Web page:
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Three Vanderbilt University students have been recognized in this year’s Goldwater Scholars competition: Lauren Branscombe, Joshua Fleck and David Zhang. They are among a group of 240 scholars selected on the basis of academic merit from a field of 1,286 mathematics, science and engineering students nominated by colleges and universities nationwide.
Each year Vanderbilt’s Office of Honor Scholarships may nominate up to four outstanding sophomore and junior students in the math, science and engineering fields for scholarships awarded by the Barry Goldwater Scholarship and Excellence in Education Foundation. These one- and two-year scholarships contribute up to $7,500 per year toward educational expenses.
Lauren Branscombe is a junior mechanical engineering major from South Windsor, Connecticut. Enrolled in the accelerated graduate program, she will receive a master of science degree concurrently with her bachelor of engineering degree upon graduation. Future plans include pursuing a Ph.D. in mechanical engineering and conducting research in the fields of biomechanics and prosthetics. Ultimately she hopes to lead her own team of researchers toward developing innovative prosthetic devises.
A student investigator in Dr. Karl Zelik’s Biomedical and Assistive Technology (BAT) lab, Branscomb designed an innovative way to fabricate custom leg braces for dogs. She is working with Ph.D. candidate Emily Matijevich to develop ultrasound imaging methods to measure and analyze muscle-tendon interactions in the human body noninvasively and in real time. This data will aid the development of prosthetic and exoskeleton devices that replicate natural bodily motions.
Branscombe has participated in a wide range of student organizations, including Vanderbilt Protecting Animal Welfare Society (VPAWS), various campus mentorship programs, the university’s water polo club and the Phi Sigma Pho Engineering Sorority, for which she serves as president.
Her Goldwater application was supported by Zelik; Thomas Withrow, assistant dean of design at the School of Engineering and associate professor of the practice of mechanical engineering; and Leon Bellan, assistant professor of biomedical and mechanical engineering.
Joshua Fleck is a junior mechanical engineering major, with future plans to pursue a Ph.D. in mechanical engineering. The Bradenton, Florida, native plans to focus his research on developing better, more responsive prosthetic and orthotic devices for the disabled.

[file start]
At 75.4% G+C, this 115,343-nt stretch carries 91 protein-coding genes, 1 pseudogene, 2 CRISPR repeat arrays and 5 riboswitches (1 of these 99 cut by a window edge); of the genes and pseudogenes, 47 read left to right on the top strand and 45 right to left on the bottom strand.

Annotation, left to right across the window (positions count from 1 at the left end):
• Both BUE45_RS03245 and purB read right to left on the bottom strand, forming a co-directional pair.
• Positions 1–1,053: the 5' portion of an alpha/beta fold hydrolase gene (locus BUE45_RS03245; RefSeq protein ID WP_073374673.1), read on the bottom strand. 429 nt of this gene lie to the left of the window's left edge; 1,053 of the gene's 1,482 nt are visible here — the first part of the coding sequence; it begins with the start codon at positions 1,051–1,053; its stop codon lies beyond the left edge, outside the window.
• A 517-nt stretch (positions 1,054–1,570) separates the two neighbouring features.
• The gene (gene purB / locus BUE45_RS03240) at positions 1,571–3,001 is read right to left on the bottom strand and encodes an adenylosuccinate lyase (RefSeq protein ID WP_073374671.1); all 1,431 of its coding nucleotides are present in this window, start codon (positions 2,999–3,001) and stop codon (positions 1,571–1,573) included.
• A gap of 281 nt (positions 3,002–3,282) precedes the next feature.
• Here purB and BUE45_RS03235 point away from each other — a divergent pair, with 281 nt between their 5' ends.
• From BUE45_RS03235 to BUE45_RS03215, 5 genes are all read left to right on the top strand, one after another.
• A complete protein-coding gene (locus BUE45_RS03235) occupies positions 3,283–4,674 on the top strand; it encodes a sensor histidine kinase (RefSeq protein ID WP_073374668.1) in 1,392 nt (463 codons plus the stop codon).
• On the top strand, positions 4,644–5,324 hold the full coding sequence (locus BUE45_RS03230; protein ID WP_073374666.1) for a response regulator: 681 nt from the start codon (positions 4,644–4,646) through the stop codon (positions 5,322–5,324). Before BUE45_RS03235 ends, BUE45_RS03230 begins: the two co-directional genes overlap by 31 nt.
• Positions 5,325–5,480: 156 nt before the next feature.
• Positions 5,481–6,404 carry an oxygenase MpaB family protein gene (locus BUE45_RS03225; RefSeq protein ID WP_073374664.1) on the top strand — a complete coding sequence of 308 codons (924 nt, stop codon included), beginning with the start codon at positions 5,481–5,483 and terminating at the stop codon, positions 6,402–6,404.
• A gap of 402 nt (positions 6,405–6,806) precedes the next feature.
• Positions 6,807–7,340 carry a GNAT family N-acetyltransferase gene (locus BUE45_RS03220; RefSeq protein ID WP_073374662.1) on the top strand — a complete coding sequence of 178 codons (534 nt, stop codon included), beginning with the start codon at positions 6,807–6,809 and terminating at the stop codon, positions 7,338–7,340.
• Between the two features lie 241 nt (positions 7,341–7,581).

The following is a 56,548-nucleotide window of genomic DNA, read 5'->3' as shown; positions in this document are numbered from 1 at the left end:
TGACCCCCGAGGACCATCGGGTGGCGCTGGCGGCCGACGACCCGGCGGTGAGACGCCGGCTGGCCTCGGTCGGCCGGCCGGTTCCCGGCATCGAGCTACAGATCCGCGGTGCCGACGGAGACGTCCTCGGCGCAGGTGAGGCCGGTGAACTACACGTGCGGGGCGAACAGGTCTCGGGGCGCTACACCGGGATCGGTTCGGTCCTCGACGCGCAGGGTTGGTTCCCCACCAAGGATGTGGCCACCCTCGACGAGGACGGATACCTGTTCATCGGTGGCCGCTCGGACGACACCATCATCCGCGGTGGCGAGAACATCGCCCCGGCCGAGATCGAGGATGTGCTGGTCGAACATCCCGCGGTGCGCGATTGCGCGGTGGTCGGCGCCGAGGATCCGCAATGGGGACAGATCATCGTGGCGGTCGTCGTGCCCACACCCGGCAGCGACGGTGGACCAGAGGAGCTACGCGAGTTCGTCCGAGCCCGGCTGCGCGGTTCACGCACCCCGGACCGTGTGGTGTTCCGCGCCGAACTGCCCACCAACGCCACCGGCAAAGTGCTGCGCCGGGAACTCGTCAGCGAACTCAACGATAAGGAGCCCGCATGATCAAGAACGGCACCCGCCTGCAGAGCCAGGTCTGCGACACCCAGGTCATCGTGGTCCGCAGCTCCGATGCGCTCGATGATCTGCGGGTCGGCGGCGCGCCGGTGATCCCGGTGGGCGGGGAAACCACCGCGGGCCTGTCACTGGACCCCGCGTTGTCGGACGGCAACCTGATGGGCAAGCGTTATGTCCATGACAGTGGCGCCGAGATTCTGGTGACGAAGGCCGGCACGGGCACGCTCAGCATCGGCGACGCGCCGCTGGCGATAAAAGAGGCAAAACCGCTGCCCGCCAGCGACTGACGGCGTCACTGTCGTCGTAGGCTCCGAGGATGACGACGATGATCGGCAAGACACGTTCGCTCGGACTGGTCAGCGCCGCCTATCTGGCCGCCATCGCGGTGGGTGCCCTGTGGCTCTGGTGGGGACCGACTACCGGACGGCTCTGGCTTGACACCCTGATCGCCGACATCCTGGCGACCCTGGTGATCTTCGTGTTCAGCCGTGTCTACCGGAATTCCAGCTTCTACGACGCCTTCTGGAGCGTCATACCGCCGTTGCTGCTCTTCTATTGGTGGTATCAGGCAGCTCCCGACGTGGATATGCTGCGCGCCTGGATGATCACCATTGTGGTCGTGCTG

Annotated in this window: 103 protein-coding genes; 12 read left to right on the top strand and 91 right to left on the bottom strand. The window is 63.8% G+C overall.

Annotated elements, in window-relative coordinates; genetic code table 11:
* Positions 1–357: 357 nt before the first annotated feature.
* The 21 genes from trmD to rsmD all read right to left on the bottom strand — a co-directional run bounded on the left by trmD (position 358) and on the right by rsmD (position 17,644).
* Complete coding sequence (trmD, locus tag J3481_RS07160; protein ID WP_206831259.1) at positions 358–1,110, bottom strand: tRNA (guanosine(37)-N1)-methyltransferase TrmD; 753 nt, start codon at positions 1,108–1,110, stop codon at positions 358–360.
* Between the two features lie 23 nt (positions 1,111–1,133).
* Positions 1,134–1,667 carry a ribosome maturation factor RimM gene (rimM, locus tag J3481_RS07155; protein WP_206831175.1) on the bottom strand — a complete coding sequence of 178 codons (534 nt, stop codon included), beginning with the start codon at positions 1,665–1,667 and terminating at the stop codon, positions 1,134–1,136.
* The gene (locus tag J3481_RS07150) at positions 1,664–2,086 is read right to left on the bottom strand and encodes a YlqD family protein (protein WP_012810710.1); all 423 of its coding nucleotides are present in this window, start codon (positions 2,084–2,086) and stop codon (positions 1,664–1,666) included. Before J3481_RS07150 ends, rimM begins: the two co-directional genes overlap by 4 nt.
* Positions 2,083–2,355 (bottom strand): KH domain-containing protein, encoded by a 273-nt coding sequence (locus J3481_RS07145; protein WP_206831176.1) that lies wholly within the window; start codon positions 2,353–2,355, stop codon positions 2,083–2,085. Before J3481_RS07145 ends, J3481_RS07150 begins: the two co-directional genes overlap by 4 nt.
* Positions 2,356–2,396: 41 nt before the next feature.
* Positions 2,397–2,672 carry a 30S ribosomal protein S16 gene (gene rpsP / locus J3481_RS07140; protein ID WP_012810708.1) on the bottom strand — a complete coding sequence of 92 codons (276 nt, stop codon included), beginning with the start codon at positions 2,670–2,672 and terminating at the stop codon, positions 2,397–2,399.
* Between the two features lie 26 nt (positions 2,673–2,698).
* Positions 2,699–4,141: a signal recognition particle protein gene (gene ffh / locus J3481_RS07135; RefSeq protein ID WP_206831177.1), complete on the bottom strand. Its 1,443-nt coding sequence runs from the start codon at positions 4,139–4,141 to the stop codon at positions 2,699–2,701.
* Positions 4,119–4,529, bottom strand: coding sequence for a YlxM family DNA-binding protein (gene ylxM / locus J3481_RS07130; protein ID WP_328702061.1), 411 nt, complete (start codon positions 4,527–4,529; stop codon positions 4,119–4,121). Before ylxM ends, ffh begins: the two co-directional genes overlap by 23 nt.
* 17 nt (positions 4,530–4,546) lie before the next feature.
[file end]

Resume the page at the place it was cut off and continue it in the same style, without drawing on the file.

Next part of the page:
He currently works in Karl Zelik’s BAT lab in conjunction with the Vanderbilt Stallworth Rehabilitation Hospital. Fleck’s research has focused on developing methods to assess the gaits of able-bodied and amputee subjects using pelvic accelerometry tracking, which involves the placing of an accelerometer/gyroscope device on the lower back of a patient in order to characterize the subject’s walking. Last summer he attended the Amputee Coalition National Conference in Greensboro, North Carolina, where he gathered data on several dozen amputees with the goal of developing a baseline of amputee metrics. His objective is to develop a quantitative tool for testing the validation of prosthetic devices and monitoring patient walking performance.
Fleck is a National Merit Scholar. He has participated in a wide range of student organizations, including Vanderbilt Circle K International, the Vanderbilt Engineering Ambassadors Network and the Vanderbilt Creative Writing Organization.
His Goldwater application was supported by Zelik; Gerasimos Bastas, assistant professor of physical medicine and rehabilitation; and Alan Peters, associate professor of electrical engineering.
David Zhang is a sophomore from Clarksville, Tennessee, majoring in physics, mathematics and computer science. He plans to pursue a Ph.D. in physics or mathematics, then conduct research in computational physics and numerical analysis, develop algorithms and open-source software packages, and teach at the university level.
Zhang is engaged in computational physics research under the supervision of Associate Professor of Physics Kalman Varga. Zhang’s work on applying the Stochastic Variational Method (SVM) to calculate binding energies of excitonic complexes in two-dimensional semiconductors has resulted in two publications in major physics journals. Last summer Zhang worked with Varga and McGill University’s Kirk Bevan to extend their work on SVM to solve for resonant states of quantum-mechanical few-body systems in addition to stationary states. This work has implications for the emerging field of nanoelectronics.
Zhang is the recipient of an Ernest A. Jones Scholarship. He has participated in a number of academic seminars and took first place in the Association for Computing Machinery-International Collegiate Programming Contest regional competition.
His Goldwater application was supported by Varga; Michael Mihalik, professor of mathematics; and Bruce Hughes, professor of mathematics.
Established to foster and encourage outstanding students to pursue careers in the fields of mathematics, the natural sciences and engineering, the Goldwater Scholarship is the premier undergraduate award of its type for students in these fields. Since its first award in 1989, the foundation has bestowed 7,921 scholarships worth approximately $63 million.
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